Silicon Valley titan Tim Ferris has a question he asks when tackling complicated tasks: “If this was easy, how would it look?”
When we ask this question about trading, longing (buying) at support and shorting (selling) at resistance would be as good a response as any. Oftentimes when prices are beaten down into the accumulation phase of the market cycle, these support and resistance levels create what is known as a trading range. Price bounces repeatedly up and off of support and then back down from resistance in a dynamic equilibrium while big players build a position in anticipation of the looming bull run.
Constructing the Range
These accumulation trading ranges typically form off the first big relief bounce after the downside, which typically also breaks down trending diagonal resistance. The location of the bounce creates the range low, and then the pivot point of where the bounce goes on to be rejected forms the range high (Figure 1).
From there we can then identify what is considered the range EQ (equilibrium) using our Fibonacci set drawing tool on TradingView. This will be seen as the 0.5 level in the Fibonacci set. The range EQ often acts as a pivot itself whilst price bounces between the range high and low. When the price is above the EQ, we expect further upside and a breakout for the bulls, whereas the opposite is true when price is trading below the range EQ.
There are times, however, when the range does not concretely contain price, and price temporarily pops out of the trading range only to pop back in later. These occurrences are known as range deviations. Although the range was broken, once price is back inside of the range, price goes on to respect the range low EQ and high just as it did before (Figure 3).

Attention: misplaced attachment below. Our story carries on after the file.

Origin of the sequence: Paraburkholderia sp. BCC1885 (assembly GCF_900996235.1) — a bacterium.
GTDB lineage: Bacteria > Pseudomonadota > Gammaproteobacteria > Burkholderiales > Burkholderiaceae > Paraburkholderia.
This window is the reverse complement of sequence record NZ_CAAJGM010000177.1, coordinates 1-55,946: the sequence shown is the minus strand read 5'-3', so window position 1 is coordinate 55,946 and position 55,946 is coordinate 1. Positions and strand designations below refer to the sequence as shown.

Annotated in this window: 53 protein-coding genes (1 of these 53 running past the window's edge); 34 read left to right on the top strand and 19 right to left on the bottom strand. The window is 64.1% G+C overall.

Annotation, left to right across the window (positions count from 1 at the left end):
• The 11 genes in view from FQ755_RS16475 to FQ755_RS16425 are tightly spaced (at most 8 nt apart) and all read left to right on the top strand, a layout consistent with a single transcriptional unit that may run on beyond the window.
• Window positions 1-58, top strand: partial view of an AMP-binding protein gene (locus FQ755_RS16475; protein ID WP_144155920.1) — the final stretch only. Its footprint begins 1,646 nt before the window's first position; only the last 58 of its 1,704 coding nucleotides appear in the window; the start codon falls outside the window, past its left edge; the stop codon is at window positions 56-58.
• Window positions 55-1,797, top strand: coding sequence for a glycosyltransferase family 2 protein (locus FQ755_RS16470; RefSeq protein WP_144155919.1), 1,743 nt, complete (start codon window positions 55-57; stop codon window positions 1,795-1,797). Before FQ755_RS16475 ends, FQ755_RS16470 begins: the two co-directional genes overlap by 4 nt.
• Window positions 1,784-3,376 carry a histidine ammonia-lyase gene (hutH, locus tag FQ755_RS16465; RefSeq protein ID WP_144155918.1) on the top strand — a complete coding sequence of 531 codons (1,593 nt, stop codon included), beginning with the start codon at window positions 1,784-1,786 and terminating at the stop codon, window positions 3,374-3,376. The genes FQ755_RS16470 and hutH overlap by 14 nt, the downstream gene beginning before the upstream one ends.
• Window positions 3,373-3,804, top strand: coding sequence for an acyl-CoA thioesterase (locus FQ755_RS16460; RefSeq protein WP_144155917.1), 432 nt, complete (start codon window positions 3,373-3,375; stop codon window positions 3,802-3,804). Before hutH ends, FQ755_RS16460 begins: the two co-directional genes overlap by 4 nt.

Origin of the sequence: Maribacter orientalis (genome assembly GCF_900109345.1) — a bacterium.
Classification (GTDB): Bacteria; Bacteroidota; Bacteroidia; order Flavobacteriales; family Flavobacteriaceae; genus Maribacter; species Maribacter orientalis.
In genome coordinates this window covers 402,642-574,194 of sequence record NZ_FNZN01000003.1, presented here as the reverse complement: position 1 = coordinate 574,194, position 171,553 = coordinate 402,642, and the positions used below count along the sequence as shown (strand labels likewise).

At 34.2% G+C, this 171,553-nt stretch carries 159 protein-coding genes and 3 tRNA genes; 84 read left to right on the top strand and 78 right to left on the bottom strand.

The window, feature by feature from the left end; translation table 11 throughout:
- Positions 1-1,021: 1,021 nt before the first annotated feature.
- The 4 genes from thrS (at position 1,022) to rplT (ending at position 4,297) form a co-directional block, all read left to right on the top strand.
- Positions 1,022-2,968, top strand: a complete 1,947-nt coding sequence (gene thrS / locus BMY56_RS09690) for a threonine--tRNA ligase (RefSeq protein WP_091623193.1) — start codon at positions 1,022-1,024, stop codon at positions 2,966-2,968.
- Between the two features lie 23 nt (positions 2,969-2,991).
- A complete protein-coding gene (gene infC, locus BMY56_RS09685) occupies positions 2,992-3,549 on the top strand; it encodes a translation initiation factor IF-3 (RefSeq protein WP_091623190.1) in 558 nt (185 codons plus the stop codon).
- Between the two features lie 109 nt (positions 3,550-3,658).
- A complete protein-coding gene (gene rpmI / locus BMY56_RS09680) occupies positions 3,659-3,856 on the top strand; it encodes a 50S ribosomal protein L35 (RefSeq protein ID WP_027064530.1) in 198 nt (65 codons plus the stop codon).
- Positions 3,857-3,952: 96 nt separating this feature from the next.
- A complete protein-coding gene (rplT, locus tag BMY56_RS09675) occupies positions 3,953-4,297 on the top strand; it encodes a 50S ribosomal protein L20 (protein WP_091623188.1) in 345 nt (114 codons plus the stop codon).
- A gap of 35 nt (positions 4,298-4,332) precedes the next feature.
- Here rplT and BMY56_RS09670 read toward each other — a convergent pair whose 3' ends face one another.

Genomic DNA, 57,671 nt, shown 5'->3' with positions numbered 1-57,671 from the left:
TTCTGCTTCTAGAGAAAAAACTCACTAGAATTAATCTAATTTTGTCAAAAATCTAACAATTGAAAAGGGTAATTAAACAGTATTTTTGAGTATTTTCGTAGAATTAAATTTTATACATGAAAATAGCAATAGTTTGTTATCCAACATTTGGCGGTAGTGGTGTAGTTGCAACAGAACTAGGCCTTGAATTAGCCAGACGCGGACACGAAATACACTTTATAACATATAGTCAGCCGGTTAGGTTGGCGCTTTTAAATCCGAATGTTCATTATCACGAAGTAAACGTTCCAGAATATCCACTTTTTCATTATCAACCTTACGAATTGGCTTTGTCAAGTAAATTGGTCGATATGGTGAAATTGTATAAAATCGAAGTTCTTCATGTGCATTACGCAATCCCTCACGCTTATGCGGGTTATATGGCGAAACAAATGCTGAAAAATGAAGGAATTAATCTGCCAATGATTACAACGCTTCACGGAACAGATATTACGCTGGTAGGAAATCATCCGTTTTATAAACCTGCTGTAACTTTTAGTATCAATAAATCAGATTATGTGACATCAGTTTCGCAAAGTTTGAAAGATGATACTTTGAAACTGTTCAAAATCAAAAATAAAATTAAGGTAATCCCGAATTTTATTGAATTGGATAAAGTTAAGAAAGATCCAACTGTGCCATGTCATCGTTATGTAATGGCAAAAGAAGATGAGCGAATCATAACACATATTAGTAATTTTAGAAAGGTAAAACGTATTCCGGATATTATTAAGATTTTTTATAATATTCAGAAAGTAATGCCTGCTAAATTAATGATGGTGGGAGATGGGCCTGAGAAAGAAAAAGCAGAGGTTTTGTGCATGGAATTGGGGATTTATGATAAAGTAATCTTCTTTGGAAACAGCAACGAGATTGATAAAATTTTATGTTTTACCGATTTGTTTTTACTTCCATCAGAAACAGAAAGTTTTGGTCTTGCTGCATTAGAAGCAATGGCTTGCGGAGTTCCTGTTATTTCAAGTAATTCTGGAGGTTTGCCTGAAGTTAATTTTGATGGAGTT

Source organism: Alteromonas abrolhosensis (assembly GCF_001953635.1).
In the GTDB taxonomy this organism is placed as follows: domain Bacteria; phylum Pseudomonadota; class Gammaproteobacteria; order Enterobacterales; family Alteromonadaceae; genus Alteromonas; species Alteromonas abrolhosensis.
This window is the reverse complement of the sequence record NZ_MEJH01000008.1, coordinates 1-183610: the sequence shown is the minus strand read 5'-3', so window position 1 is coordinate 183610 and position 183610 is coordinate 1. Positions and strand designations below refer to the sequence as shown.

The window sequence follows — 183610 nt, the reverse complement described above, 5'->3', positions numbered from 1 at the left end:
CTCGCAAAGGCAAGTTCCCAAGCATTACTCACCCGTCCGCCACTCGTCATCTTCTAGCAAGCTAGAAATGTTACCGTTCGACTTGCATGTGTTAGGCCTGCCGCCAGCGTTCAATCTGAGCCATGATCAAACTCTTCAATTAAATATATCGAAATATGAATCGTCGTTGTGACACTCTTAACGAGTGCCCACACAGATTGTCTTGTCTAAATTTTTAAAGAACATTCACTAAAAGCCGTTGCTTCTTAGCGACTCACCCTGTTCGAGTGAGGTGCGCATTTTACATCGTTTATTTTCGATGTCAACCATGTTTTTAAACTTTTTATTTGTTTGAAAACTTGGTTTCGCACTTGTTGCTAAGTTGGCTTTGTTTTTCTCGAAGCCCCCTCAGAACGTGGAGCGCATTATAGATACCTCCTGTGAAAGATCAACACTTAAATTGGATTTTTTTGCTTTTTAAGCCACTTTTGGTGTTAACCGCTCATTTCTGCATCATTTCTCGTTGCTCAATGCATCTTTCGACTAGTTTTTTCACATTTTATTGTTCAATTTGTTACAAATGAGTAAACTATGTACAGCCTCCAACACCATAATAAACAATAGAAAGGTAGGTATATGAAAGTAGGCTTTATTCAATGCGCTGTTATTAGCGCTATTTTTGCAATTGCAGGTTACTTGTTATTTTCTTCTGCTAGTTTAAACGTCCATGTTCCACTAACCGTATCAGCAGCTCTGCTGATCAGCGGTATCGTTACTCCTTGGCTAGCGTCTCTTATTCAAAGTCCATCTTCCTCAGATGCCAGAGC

How to Profit Using the Trading Range
The beauty of a trading range is the clear cut trading parameters it offers in terms of entries, exits and stop losses. When looking to buy a range-bound asset, there are two options.
The option that offers the most upside (option 1 in Figure 4) is waiting for price to revisit the range low with preset orders placed at that level. The stop loss, once the orders are filled, would be placed below the range low, meaning the trading thesis would be invalidated should price begin trading outside of the range. The target would be the range high.
The second option (option 2 in Figure 4) would be waiting for price to confirm a bullish trend and break out of the range and over the range high. One can either place orders to buy the breakout or wait for a confirmation (and not a fakeout) of the range high breakout and buy the retest of the range high. The trading thesis here is that the previous range high resistance will now act as support. For option 2, you would set your stop loss below the range high, targeting the next obvious level of horizontal resistance.
That’s it. No need to overcomplicate it. Trading truly can be that simple. There are many altcoins whose charts have looked similar to the chart used in this example in recent weeks and months. By using the trading range to clearly map out your stop losses, entries, and exits, you can easily maximize BTC gains before the bull run fully kicks into gear — no fancy indicators or algorithms needed.